Europe

Spain’s 'Usual Suspects' line up again for fresh elections

A composite image showing Mariano Rajoy, Pedro Sanchez, Pablo Iglesias and Albert Rivera set against an ID parade
Image caption Spain's 'usual suspects', party leaders (from left to right) Mariano Rajoy, Pedro Sanchez, Pablo Iglesias and Albert Rivera

After last-ditch talks between Spain's king and party leaders failed to break the country's political deadlock, Spaniards are to go to the polls once more.

An election on 26 June will be confirmed when parliament is dissolved next Tuesday.

But it is far from clear that the same politicians who have failed to work together in the past four months will manage to do so in July.

Little is likely to change from December's general election result, according to opinion polls which also indicate that 80% of Spaniards want a coalition government, and not fresh elections.

More frustration could ensue in a country where unemployment remains over 20%.

The acting economy minister has admitted that Spain's economic recovery will falter this year, scaling back his prediction for GDP growth to 2.7% from 3%.

In the 20 December ballot, the conservative Popular Party (PP) of acting Prime Minister Mariano Rajoy came first, but lost its majority on the back of austerity policies and corruption scandals to win 122 seats out of the 350 in Congress.

The Socialist party (PSOE) led by Pedro Sanchez was second but immediately ruled out a grand coalition deal with Mr Rajoy.

Podemos, a Left-wing anti-austerity party was third, but could not combine with PSOE to guarantee a majority, while centrist anti-corruption party Ciudadanos did not win enough seats to really help anyone.

It was somewhat puzzling then, when the only formal negotiation process to produce any kind of firm deal in the past four months was between the Socialists and Ciudadanos.

No one else backed the 200-point policy programme aimed at cleaning up Spain's sleazy politics and tackling some of the social problems caused by a double-dip recession between 2008 and 2013.

Instead there has been finger-pointing as political leaders prepare sheepishly to ask Spaniards for their vote once again.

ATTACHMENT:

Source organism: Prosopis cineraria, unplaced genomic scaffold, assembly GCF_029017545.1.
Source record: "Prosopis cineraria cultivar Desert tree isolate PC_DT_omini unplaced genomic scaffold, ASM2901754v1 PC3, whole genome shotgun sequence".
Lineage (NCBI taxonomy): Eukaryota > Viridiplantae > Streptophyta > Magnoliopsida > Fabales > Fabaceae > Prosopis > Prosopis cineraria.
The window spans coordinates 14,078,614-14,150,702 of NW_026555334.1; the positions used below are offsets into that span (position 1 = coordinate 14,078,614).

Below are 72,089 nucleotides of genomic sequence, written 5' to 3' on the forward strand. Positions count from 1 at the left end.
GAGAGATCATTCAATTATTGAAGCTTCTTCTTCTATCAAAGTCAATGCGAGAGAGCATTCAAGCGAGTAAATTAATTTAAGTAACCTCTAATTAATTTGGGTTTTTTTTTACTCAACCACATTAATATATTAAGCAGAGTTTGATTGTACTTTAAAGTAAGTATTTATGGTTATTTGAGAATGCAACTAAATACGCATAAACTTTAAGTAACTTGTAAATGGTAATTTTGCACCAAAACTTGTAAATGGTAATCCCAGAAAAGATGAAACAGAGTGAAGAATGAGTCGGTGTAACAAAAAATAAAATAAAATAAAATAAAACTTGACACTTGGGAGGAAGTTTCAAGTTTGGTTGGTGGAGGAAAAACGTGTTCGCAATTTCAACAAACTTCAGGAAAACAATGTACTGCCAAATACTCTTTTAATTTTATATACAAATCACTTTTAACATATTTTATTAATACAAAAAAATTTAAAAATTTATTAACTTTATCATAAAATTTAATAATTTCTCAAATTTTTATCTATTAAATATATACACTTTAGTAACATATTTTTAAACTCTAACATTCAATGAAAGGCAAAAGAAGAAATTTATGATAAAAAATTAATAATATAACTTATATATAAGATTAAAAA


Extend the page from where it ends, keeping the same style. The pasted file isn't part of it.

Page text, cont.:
As the leaders prepare to get back on the campaign trail, all opinion polls agree that the PP will win again, but fall short of a majority, again.

Image copyright AP
Image caption Other parties see Prime Minister Rajoy as an obstacle to any possible coalition

There is speculation that an improved showing by Ciudadanos could allow for a centre-right coalition, but the continued presence of Mr Rajoy as leader and his apparent unwillingness to purge corruption from PP ranks could make such a deal hard to strike.

The deadly rivalry between Podemos and the PSOE frustrated any hopes for an anti-austerity coalition in this parliament. Mr Sanchez will hope he and Ciudadanos are both rewarded for their attempt to negotiate a majority deal.

Podemos' plan is to beat the PSOE in June and lead an anti-PP coalition on its own more radical terms.

The nightmare scenario is that the same devilish parliamentary mathematics is produced by the repeat poll.

Will the politicians sweat out a deal through Spain's hot summer weeks, or will autumn roll around with no proper mandate for a government in place?

There is a danger that 2016 will be remembered as a lost year in Spanish politics, unless the country's political leaders find their sense of duty.

Who's to blame for Spain's stalemate?

Mariano Rajoy, 'The man on the hill'

Having won the election, the acting prime minister sprang a surprise when he turned down the king's nomination to face a confidence vote. Mr Rajoy has made next to no effort to negotiate with other party leaders, even being caught by radio pranksters admitting he had an "empty diary" in January.

All the other parties have said that Mr Rajoy is an obstacle to any forward-looking deal because he has overseen a spate of corruption scandals within the PP, but the veteran conservative refuses to budge and seems likely to lead his party into a general election for a fifth time.

Pedro Sanchez, 'The hustler'

The Socialist leader tried to railroad the politically antagonistic Ciudadanos and Podemos together in a "majority for change", but seemingly tied his own hands by reaching a deal with the centrists before negotiating with the larger left-wing force.

Similarly, he rejected a pure leftist alliance with Podemos as it would have required the backing of Basque and Catalan parties that seek independence from Spain. Mr Sanchez wants voters to recognise that he has tried harder than others to form a government, blaming Podemos for the impasse.

Pablo Iglesias, 'The outsider'

Podemos' leader, a pony-tailed politics lecturer and Machiavelli scholar, seemed to have decided early on that Podemos needed another election campaign to prolong the surge the anti-austerity party enjoyed in December.

Podemos told Pedro Sanchez that any leftist coalition had to support a referendum on independence in Catalonia, anathema to the Socialist leader.

Albert Rivera, 'The surprise statesman'

The fresh-faced Ciudadanos leader has played his small hand in terms of parliamentary seats rather well, leaping to prominence as a statesmanlike figure by signing the solemn but ultimately sterile agreement with Mr Sanchez.

Ciudadanos is perceived by the electorate as the party least to blame for deadlock ahead of June's elections and Mr Rivera is the highest-ranked leader.

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